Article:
In the last thirty years, I have attended a number of California state-wide political conventions, mostly because my late wife, Pat Wiggins, was an active politician and officeholder. Much useful work was done at these conventions on identifying public policy ideas and in developing relationships, but they had very little effect on the selection of the Party’s nominees for the various state offices. But there was a time when conventions mattered…
In the summer of 1956, my family had just moved into our new home on Watt Avenue in Sacramento, right across from the bowling alley. My father had just surprised the family by bringing home a new television set to replace the cheap Kenwood model we had left behind in Beaumont, Texas. It was a surprise, because Dad had been reluctant to purchase any kind of TV set until about a year before we left Beaumont, and even then he brought home the cheapest possible model. When we got to Sacramento, and he brought home the Zenith, my sister and I were stunned.
It turned out that my father had an ulterior motive for his uncharacteristic investment in popular culture. He was a big supporter of Adlai Stevenson, and he wanted to watch the Democratic Convention to see if Stevenson was going to get a chance to lose again to Eisenhower.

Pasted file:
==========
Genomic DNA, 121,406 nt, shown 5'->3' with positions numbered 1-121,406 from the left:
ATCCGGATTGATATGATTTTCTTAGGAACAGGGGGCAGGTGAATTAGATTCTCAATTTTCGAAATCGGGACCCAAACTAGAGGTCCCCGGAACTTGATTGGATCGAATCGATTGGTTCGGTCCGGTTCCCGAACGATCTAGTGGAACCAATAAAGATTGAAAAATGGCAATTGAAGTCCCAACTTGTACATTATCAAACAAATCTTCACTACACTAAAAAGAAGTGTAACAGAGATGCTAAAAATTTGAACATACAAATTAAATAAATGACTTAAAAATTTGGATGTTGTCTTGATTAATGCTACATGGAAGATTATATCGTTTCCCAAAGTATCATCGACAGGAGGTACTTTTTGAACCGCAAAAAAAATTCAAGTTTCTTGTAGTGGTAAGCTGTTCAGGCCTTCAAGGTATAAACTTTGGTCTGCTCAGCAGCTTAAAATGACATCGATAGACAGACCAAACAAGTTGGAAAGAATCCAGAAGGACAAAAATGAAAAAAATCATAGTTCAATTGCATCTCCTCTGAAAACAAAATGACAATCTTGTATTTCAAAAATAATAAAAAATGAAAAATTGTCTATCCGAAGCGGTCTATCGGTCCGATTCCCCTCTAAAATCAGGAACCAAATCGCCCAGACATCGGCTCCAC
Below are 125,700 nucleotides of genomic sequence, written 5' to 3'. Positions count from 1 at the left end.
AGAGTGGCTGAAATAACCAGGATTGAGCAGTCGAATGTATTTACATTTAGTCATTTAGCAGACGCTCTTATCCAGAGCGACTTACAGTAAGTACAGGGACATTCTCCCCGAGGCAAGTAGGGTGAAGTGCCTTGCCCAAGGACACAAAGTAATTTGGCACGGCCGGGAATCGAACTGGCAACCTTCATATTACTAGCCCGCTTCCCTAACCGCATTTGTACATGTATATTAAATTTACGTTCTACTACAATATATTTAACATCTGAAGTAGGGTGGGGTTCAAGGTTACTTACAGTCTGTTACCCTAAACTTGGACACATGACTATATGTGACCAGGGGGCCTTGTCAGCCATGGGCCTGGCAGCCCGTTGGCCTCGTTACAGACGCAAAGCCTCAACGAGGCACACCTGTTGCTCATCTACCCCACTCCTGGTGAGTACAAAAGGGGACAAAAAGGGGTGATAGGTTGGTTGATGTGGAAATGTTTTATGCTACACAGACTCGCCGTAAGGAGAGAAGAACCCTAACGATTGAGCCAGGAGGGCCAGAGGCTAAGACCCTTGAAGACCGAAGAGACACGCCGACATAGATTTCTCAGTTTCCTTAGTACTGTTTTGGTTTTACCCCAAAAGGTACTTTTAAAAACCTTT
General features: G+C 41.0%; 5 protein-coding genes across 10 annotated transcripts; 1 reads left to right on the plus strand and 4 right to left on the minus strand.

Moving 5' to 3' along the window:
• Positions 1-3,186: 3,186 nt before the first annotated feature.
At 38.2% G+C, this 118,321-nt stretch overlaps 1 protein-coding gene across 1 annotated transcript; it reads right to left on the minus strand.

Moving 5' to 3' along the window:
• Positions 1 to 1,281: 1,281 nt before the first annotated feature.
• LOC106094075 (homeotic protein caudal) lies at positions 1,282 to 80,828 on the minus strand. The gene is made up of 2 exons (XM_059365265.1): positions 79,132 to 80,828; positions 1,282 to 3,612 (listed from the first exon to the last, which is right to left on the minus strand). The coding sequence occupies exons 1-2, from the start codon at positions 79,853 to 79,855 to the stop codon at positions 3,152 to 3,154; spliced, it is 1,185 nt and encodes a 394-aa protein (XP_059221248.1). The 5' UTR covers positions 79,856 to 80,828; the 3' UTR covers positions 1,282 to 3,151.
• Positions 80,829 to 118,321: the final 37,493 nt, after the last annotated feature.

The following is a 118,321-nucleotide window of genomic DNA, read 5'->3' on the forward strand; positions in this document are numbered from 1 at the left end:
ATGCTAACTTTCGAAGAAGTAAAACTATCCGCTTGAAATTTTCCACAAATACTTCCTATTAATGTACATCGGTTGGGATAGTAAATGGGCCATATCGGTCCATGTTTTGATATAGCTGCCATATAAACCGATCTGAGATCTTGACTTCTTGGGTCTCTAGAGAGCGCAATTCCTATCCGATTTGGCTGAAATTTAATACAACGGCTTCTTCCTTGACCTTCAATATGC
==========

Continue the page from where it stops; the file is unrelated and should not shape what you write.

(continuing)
I was captivated by the Convention. (My sister, who was only eight, was not.) In those days, you had a choice between NBC’s Huntley and Brinkley or CBS’s Walter Cronkite. My father was a Huntley and Brinkley fan, and for four days we watched them every chance we got. We listened to the speeches – Civil Rights was in the air, but support was muted because of the Democrat’s need to hang on to the supposedly Solid South. We heard famous men being interviewed from the floor, people like Harry Truman and Averill Harriman ( a Double Dactyl, but unfortunately, Harriman is too obscure these days for me to write one making fun of him.).
When the roll of state was called for the Presidential nomination on the third day, there was real drama, because no one could firmly predict what would happen. As the roll call went on, I kept score, as though I were at a baseball game, and when the tide started to turn clearly towards Stevenson, I got so excited that I jabbed the point of my pencil into my palm. ( I still have traces of graphite embedded under the skin.)
We need to find a way to make politics engaging again, instead of distancing. We should probably start by celebrating people like Elizabeth Warren. who stand for something besides positioning themselves to do well in a partisan primary.